Agenda item

Review of Affordable Workspaces in the Lewes District (End Users)

In order to understand what the Council can do better to support creative businesses, the Panel has invited representatives from the following organisations to attend this meeting and contribute to the review:

·       Making Lewes;

·       Phoenix Rising; and

·       Devonshire Collective.

Minutes:

In order to understand what the Council could do better to support creative businesses, the panel invited representatives from the following organisations to attend this meeting and contribute to the review:

·       Lewes phoenix Rising;

·       Making Lewes; and

·       Devonshire Collective.

 

Prior to the meeting, the following set of questions were circulated to the invitees:

  1. Could you please provide us with an overview of your area of work?
  2. What other networks do you collaborate with?
  3. According to your network, what is meant by affordable workspace?
  4. Could you please describe the workspace needs – including specialist equipment, tenancy agreement and size, of creative businesses?
  5. What are the barriers for creative businesses looking to start-up or explain in the Lewes District?
  6. What business support do creative enterprises need?
  7. What business support services are you aware of for your business in the Lewes District and how effective are they, in particular for creative businesses?
  8. If anyone in your network has ever used commercial property databases to search for affordable workspace and creative workspaces in the Lewes District, which ones and how effective were they?
  9. Could you please provide us with a list of known affordable workspaces and creative workspaces in the Lewes District to help us map the current supply?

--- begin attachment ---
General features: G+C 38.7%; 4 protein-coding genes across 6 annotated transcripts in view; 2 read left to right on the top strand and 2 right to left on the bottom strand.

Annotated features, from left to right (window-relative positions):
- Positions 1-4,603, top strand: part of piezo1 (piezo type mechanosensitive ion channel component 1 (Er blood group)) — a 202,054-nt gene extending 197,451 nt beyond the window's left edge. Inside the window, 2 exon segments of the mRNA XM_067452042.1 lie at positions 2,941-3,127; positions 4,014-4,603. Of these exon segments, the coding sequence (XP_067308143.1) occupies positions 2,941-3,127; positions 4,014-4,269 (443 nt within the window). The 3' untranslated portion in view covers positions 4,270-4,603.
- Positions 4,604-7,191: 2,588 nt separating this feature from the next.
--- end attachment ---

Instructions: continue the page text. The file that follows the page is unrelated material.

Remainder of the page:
Lewes Phoenix Rising

 

In preparation for the meeting, Lewes Phoenix Rising had conducted a survey during September which focused on the workspace needs of those creative industries in and around Lewes Town. The survey was distributed via the Lewes Phoenix Rising email list (1,500 recipients) and Lewes Phoenix Rising social media (760 followers). The survey had 100 completed responses and the results have been incorporated into the answers below. A copy of the presentation will be uploaded alongside the minutes.

 

Could you please provide us with an overview of your area of work?

Lewes Phoenix Rising was a development company set up by local people working to secure genuinely affordable homes and workspaces in Lewes.

 

According to your network, what was meant by affordable workspace?

Most survey respondents were looking to pay less than £7.50 per square feet per annum for space which fit their specification (see answer below) – and typically needed less than 250 square feet.

 

Could you please describe the workspace needs of creative businesses?